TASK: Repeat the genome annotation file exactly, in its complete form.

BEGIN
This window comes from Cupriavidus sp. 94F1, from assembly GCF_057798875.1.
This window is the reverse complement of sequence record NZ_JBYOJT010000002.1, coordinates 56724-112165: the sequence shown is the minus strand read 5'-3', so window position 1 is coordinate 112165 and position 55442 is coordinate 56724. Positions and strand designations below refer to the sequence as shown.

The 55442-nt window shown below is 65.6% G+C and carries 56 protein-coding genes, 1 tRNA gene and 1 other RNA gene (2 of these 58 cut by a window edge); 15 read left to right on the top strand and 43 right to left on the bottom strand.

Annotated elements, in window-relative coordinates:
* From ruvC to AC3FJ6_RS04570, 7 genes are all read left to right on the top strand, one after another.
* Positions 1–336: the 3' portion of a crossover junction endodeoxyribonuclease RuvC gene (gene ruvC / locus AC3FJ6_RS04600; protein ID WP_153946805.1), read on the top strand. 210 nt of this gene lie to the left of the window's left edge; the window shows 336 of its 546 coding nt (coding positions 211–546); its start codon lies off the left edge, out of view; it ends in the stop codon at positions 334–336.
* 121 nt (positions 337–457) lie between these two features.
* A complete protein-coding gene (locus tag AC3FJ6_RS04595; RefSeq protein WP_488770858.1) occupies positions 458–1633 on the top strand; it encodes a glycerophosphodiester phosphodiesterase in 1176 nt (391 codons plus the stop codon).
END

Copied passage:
This window comes from Cupriavidus sp. 94F1, from assembly GCF_057798875.1.
This window is the reverse complement of sequence record NZ_JBYOJT010000002.1, coordinates 56724-112165: the sequence shown is the minus strand read 5'-3', so window position 1 is coordinate 112165 and position 55442 is coordinate 56724. Positions and strand designations below refer to the sequence as shown.

The 55442-nt window shown below is 65.6% G+C and carries 56 protein-coding genes, 1 tRNA gene and 1 other RNA gene (2 of these 58 cut by a window edge); 15 read left to right on the top strand and 43 right to left on the bottom strand.

Annotated elements, in window-relative coordinates:
* From ruvC to AC3FJ6_RS04570, 7 genes are all read left to right on the top strand, one after another.
* Positions 1–336: the 3' portion of a crossover junction endodeoxyribonuclease RuvC gene (gene ruvC / locus AC3FJ6_RS04600; protein ID WP_153946805.1), read on the top strand. 210 nt of this gene lie to the left of the window's left edge; the window shows 336 of its 546 coding nt (coding positions 211–546); its start codon lies off the left edge, out of view; it ends in the stop codon at positions 334–336.
* 121 nt (positions 337–457) lie between these two features.
* A complete protein-coding gene (locus tag AC3FJ6_RS04595; RefSeq protein WP_488770858.1) occupies positions 458–1633 on the top strand; it encodes a glycerophosphodiester phosphodiesterase in 1176 nt (391 codons plus the stop codon).